A federal judge in New York ruled today Apple does not have to unlock an iPhone in a drug probe. The ruling will ultimately influence the outcome of a battle waged by the Justice Department against the tech company in the San Bernardino case.

The federal government has cited the All Writs Act from the 18th century to force Apple to unlock two phones linked to the alleged San Bernardino killers.

“The government has failed to establish” that the legislation permits it to compel Apple to provide access to data stored on the phones, US Magistrate Judge James Orenstein wrote.

“After reviewing the facts in the record and the parties’ arguments, I conclude that none of those factors justifies imposing on Apple the obligation to assist the government’s investigation against its will.”

In addition, according to Orenstein, allowing the FBI to unlock the phones “would betray our constitutional heritage and our people’s claim to democratic governance for a judge to pretend that our Founders already had that debate, and ended it, in 1789.”

Apple has argued that Congress should decide the matter, not the courts.

Orenstein wrote:

It is also clear that the government has made the considered decision that it is better off securing such crypto-legislative authority from the courts (in proceedings that had always been, at the time it filed the instant Application, shielded from public scrutiny) rather than taking the chance that open legislative debate might produce a result less to its liking.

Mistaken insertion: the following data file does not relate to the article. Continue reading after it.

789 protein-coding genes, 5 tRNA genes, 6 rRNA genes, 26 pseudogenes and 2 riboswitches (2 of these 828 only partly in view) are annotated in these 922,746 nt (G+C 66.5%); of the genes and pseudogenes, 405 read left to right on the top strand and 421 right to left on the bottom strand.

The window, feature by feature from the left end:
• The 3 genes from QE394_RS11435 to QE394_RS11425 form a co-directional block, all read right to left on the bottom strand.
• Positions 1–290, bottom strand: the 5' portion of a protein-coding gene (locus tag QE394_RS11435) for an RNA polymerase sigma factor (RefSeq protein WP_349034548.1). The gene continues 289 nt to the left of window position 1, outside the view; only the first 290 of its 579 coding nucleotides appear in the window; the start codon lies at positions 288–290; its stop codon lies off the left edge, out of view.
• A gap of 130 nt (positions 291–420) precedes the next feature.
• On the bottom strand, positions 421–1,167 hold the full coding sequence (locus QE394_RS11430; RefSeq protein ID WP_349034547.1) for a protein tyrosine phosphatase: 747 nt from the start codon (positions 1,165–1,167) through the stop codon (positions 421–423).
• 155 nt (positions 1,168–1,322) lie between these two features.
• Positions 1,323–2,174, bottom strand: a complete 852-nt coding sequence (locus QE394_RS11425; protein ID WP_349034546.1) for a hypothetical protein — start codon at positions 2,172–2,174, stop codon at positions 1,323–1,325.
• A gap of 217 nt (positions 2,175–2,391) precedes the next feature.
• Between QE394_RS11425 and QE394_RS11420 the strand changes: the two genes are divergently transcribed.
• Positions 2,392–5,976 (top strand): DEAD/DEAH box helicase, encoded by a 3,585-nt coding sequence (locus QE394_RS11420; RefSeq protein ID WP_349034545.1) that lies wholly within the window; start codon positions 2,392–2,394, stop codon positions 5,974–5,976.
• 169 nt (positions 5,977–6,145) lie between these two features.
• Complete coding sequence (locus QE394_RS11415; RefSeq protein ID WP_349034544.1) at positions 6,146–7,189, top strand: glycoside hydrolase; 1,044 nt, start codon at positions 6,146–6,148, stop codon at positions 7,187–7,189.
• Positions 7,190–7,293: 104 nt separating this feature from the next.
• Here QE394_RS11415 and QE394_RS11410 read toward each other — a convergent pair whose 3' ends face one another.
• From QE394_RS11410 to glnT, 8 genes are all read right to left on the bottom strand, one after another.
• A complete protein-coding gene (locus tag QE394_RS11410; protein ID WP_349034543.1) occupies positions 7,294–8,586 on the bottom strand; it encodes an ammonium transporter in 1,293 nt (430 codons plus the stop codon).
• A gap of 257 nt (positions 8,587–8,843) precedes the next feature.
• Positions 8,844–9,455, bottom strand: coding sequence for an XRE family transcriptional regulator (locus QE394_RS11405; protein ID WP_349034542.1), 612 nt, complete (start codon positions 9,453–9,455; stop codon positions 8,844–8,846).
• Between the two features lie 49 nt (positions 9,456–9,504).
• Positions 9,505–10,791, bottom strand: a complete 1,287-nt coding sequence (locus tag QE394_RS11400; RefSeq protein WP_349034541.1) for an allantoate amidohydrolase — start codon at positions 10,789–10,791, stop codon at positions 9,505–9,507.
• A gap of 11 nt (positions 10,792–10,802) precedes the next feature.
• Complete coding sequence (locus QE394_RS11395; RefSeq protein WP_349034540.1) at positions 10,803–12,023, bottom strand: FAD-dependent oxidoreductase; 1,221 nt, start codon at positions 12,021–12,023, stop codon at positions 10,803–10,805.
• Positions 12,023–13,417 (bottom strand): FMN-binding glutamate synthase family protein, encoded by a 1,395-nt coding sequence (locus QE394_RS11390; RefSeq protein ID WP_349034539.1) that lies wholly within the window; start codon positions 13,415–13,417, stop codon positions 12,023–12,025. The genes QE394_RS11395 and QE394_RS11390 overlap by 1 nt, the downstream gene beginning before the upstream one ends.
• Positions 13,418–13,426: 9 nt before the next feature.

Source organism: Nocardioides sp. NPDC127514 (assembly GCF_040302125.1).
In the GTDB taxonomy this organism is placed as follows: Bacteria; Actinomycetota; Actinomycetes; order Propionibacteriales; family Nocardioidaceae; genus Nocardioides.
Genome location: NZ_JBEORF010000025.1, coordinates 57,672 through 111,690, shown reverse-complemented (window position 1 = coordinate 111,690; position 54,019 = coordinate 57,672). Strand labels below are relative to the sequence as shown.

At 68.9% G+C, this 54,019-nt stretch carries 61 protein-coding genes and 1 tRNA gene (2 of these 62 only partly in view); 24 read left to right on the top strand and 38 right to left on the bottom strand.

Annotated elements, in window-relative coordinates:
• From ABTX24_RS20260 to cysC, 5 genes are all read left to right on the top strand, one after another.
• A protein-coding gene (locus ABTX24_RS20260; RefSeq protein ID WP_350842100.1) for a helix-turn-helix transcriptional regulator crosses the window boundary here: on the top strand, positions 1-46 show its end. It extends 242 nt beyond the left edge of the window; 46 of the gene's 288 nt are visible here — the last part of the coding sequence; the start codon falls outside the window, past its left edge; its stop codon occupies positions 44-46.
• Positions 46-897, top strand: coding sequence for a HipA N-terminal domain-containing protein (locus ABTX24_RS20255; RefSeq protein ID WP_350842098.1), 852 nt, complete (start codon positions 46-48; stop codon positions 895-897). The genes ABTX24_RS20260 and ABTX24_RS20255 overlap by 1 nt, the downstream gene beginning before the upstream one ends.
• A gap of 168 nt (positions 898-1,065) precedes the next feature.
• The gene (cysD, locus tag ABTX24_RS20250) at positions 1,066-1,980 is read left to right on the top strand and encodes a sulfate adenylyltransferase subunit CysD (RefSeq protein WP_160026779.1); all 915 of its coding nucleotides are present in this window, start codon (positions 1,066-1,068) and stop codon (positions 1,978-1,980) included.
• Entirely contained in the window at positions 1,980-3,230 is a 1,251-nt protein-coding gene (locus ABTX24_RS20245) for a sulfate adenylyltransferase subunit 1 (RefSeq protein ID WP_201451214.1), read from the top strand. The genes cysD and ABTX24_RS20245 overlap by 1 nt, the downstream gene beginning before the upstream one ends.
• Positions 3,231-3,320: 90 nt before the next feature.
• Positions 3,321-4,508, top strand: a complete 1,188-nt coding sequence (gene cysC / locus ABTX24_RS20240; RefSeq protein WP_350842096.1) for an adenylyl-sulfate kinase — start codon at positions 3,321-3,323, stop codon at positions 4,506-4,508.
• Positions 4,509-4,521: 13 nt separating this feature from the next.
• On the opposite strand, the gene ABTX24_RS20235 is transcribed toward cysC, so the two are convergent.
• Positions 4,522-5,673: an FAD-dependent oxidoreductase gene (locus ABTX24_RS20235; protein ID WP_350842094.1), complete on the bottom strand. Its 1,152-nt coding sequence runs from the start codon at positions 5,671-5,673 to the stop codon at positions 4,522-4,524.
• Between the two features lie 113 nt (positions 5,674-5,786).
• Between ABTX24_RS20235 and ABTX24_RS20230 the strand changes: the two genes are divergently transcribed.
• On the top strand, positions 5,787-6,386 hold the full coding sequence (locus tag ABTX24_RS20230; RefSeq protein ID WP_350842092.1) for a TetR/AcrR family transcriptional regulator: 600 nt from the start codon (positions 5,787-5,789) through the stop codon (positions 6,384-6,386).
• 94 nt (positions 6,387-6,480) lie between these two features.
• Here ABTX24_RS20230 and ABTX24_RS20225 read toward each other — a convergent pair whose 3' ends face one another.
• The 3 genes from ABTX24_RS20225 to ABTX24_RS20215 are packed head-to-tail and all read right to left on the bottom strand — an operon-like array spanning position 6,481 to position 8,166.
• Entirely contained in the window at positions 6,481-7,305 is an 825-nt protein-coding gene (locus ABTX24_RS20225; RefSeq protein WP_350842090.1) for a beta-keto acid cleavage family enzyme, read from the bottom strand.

The Justice Department released a statement following the ruling:

We are disappointed in the Magistrate’s ruling and plan to ask the District Judge to review the matter in the coming days. As our prior court filings make clear, Apple expressly agreed to assist the government in accessing the data on this iPhone — as it had many times before in similar circumstances — and only changed course when the government’s application for assistance was made public by the court. This phone may contain evidence that will assist us in an active criminal investigation and we will continue to use the judicial system in our attempt to obtain it.

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